There has been a lot of talk about a condition called "chronic dry eyes" on TV lately. The "condition" promotes several eye drops and medications which supposedly fix your dry eye problem. However, eye care already has a lot of eye drops meant to moisturize your eyes, so what is this condition and what should you know about it? Furthermore, what eye drops can you use, if the condition exists and if you actually suffer from it? This and more follows.
Chronic Dry Eye and Halitosis
Halitosis was once a word made up by dentists to describe general bad breath. That is all it really meant until someone decided that it meant chronic bad breath. Now you have dry eyes, and you have chronic dry eyes, which begs the question in regards to what the difference is, if any.
Well, there is a difference, which means that chronic dry eyes is a real condition. Chronic dry eyes means that you have a major medical problem with producing tears. Tears, whether you cry or not, are responsible for lubricating the eyeballs in the sockets and keeping them most. Otherwise your eyes would stick rather than roll around, and eventually shrivel and sink into your head. The first symptom is extreme itchiness, for which some drops provide relief.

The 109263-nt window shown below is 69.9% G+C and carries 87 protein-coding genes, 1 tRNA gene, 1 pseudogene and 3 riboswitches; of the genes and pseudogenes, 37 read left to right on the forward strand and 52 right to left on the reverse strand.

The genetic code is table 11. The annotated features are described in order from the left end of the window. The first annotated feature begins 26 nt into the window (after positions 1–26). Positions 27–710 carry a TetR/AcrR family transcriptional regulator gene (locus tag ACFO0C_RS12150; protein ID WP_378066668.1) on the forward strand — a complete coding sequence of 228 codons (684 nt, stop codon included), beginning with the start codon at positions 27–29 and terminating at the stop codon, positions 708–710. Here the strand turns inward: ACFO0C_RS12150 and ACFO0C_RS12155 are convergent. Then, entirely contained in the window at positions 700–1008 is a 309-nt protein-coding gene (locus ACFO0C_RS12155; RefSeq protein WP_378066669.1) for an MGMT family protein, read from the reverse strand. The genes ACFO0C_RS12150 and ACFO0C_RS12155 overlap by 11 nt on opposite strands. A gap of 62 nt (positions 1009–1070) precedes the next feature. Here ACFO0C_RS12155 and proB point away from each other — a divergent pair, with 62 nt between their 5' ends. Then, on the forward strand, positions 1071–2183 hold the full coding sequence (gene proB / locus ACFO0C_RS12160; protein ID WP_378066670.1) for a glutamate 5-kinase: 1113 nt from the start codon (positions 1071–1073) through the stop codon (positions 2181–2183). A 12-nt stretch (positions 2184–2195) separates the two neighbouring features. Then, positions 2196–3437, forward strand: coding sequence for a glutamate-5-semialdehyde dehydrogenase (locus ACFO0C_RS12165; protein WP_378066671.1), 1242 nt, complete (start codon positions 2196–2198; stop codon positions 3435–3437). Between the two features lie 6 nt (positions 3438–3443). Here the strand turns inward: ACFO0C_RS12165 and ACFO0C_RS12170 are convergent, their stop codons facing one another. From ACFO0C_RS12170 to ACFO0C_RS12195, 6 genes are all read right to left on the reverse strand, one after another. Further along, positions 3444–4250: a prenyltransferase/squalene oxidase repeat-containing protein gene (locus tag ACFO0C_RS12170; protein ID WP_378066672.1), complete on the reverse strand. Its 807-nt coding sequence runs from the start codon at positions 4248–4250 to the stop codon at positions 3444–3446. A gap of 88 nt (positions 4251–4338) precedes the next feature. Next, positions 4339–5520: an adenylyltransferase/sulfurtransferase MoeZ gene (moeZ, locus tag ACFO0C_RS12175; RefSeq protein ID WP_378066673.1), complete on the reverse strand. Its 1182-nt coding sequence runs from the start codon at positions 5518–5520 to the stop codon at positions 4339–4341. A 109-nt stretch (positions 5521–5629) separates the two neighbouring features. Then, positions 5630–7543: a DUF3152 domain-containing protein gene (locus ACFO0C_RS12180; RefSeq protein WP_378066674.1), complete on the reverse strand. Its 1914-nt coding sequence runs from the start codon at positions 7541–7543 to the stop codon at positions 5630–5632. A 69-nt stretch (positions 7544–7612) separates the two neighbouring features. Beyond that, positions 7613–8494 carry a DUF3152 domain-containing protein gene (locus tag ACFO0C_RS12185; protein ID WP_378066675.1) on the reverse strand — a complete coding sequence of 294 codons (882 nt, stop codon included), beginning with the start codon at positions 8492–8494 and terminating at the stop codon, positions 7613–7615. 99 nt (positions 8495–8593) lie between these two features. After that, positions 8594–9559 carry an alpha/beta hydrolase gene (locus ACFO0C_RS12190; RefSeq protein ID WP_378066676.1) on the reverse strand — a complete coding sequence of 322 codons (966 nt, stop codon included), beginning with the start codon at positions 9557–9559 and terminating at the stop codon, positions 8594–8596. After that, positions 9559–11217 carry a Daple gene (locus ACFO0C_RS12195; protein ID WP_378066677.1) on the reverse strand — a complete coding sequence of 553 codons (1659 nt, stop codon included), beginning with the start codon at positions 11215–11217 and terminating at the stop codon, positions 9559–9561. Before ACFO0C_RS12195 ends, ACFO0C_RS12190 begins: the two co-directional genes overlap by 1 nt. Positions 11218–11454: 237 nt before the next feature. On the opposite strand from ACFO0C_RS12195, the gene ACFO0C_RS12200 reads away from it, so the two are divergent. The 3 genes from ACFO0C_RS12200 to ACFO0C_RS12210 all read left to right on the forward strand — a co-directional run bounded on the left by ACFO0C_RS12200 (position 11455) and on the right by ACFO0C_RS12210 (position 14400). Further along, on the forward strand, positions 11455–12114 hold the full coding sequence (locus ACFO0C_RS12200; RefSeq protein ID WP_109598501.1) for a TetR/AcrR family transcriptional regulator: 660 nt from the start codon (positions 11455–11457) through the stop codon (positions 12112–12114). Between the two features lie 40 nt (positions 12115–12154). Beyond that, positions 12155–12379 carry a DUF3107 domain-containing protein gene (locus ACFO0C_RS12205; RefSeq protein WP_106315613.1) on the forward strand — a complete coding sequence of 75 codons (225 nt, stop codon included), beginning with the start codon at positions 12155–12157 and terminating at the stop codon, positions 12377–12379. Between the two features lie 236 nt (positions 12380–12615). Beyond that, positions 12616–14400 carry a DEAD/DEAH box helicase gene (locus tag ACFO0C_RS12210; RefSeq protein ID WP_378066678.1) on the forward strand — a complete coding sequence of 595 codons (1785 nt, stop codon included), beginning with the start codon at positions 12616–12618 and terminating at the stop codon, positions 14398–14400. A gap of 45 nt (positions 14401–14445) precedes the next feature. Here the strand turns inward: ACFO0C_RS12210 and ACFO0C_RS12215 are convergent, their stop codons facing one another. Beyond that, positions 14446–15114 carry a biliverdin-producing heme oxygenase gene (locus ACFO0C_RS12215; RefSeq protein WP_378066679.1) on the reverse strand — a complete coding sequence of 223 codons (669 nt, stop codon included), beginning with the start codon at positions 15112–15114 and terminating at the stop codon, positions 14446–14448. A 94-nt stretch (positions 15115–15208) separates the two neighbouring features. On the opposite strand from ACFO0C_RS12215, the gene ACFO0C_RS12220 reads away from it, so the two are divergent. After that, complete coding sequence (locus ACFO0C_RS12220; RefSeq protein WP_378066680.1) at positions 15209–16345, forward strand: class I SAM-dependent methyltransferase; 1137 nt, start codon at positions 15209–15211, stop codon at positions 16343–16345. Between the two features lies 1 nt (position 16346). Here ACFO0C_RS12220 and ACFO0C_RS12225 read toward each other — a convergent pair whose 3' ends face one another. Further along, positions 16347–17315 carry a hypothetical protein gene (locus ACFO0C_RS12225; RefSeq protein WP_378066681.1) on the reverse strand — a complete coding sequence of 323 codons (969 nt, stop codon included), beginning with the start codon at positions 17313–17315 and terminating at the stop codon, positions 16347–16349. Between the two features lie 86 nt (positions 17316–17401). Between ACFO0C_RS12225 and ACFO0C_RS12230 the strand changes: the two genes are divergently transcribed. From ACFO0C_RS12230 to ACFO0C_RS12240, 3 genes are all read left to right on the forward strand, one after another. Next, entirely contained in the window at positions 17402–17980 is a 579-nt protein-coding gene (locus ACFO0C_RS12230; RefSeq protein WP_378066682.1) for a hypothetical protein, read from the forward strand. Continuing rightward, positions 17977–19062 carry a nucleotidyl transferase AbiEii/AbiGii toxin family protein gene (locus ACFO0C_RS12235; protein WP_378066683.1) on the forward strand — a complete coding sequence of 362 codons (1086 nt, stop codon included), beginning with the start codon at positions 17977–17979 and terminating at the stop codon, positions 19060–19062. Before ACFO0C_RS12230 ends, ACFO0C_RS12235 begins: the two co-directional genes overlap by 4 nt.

Drops for the Problem
You should always try over-the-counter drops for eyes first. Most of these can lubricate your eyes well, and because they are pH-balanced for eyes, they will not cause more irritation. If you continue to feel irritation in your eyes even after you have used these OTC eye care products, you will need to see an ophthalmologist. He or she can perform certain tests to see if your eyes have the ability to tear up, and if they produce an adequate and/or expected amount of tears in response to the test stimuli.
If you indeed have a medical condition that leaves your eyes constantly dry and itchy, you need to produce more tears. That is hard to do when your eyes refuse to comply. Then your ophthalmologist can prescribe a couple different types of medicated drops that will moisturize your eyes while getting them to lubricate themselves. These are the types of drops you want and need to care for a true medical condition involving your eyes and tear ducts. Additionally, these drops only need to be used a couple times a day, at most, versus OTC drops that you may have been using much more frequently.
For more information about chronic dry eye and how to treat it, talk to an ophthalmologist like those at West Bay Eye.